Eight members of Launceston General Hospital nursing class of 1958 reunite for anniversary

SHINING BRIGHT: Judith Edhouse, Gwen Deane, Sheila Rist, Helen Sandner, Christine O'Toole, Lyn Waddington, Jennifer Bannerman, and Margaret Stirkul.
SHINING BRIGHT: Judith Edhouse, Gwen Deane, Sheila Rist, Helen Sandner, Christine O'Toole, Lyn Waddington, Jennifer Bannerman, and Margaret Stirkul.

The average house price was under $3000 and and a gallon of gas cost 25 cents.

A lot has changed since 1958, but memories of the year remain fresh for many. 

Nostalgia reached peak levels for eight members of the Launceston General Hospital Nursing class of 1958 last week, as they gathered for their Diamond anniversary.

Judith Edhouse, Gwen Deane, Sheila Rist, Helen Sandner, Christine O'Toole, Lyn Waddington, Jennifer Bannerman, and Margaret Stirkul had the opportunity to see how far the health facility had come since they graduated.

Less than half the group are still based in the state, with two flying in from Queensland, one from New South Wales, and two from Victoria.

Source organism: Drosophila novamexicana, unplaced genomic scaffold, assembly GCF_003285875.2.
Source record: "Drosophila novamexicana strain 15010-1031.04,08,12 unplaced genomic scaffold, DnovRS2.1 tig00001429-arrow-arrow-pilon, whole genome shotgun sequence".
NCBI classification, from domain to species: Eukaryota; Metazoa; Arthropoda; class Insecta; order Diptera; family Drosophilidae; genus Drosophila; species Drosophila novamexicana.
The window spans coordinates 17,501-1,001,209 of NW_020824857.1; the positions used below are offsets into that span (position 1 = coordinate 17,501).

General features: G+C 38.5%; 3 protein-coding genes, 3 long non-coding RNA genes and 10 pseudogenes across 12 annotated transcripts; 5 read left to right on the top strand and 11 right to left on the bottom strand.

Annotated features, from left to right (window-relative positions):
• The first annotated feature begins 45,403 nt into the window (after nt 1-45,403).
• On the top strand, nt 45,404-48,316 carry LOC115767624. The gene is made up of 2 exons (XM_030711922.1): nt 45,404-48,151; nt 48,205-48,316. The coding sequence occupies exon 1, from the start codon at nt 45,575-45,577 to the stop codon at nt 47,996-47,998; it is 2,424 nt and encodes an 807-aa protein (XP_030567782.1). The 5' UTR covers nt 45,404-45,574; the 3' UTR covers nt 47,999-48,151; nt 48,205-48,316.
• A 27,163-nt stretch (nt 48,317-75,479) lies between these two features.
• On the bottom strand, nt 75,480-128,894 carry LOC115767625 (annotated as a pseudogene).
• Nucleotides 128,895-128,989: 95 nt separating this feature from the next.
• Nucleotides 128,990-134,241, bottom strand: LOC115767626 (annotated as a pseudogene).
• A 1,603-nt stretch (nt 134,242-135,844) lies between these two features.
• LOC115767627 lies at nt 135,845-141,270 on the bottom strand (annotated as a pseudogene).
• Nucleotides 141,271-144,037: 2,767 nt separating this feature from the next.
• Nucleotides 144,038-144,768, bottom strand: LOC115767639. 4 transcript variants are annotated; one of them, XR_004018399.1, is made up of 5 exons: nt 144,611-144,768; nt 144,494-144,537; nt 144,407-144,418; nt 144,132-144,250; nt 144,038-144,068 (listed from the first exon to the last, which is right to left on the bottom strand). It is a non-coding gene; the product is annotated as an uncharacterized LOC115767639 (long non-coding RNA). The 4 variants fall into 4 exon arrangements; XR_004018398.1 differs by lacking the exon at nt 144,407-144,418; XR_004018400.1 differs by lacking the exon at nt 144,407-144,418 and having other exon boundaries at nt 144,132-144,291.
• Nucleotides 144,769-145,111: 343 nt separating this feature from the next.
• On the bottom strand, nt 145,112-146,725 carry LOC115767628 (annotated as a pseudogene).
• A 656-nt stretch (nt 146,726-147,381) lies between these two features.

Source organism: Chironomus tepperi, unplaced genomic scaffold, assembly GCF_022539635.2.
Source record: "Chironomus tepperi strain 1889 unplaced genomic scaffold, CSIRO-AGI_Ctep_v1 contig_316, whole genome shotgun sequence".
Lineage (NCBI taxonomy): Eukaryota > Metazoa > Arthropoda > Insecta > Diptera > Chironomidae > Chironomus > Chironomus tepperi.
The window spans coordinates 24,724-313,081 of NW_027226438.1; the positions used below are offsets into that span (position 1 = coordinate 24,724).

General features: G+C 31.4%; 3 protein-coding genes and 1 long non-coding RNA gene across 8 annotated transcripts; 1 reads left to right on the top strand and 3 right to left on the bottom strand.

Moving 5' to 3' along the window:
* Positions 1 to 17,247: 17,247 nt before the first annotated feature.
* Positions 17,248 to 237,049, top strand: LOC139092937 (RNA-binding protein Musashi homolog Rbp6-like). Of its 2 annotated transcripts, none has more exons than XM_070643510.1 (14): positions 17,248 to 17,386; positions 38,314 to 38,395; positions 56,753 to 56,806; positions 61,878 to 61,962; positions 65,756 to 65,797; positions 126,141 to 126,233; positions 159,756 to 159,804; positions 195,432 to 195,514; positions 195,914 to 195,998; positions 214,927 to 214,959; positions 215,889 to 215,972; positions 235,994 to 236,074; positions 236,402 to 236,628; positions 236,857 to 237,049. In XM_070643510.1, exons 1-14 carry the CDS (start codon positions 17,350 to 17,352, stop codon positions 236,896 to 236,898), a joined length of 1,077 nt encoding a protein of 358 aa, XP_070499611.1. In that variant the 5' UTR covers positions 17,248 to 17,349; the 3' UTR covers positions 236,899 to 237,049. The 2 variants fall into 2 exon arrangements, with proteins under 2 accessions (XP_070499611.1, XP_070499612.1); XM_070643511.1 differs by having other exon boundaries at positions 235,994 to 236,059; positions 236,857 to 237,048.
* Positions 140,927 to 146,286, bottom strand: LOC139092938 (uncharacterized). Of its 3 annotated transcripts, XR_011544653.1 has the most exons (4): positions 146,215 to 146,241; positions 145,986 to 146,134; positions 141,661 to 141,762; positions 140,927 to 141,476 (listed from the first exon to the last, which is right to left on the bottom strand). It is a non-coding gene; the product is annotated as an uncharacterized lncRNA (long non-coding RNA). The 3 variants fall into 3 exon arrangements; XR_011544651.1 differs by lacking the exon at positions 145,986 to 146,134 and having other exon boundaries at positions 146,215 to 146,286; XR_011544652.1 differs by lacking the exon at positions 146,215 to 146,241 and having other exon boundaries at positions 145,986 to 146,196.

Helen Sandner travelled from Geelong for the reunion, which ran from Tuesday until Saturday.

The 77-year-old said it was a thoroughly enjoyable trip down memory lane.

“We did a lot of walking around the old nursing homes, and around the hospital,” she said.

“It was quite emotional, because we all have such wonderful memories of our time at the hospital.

“I’ve always considered Launceston to be a second home.”

Mrs Sandner was one 24 students in nursing class of 1958.

A resident of the nursing quarters, she had a curfew of 10pm for every night of the week except one where it was 11.30pm.

The retiree nurse said the obligations of a trainee in the profession were what had changed the most in the past 60 years.

“Discipline was such a big part of our training,” she said.

“We had supervisors who would make sure we were back at the right time each night, and would lock the doors.

“I can’t imagine the young ones today following the same rules as we did.”

They may be spread throughout Australia, but contact between ladies in the group is not just restricted to milestone anniversaries.

Mrs Sandner said their golden anniversary turned to be the first of many gatherings.

“We first met up ten years ago and decided we wanted it to happen more frequently,” she said.

“The last time we all saw each other was three years ago.”

IN OTHER NEWS: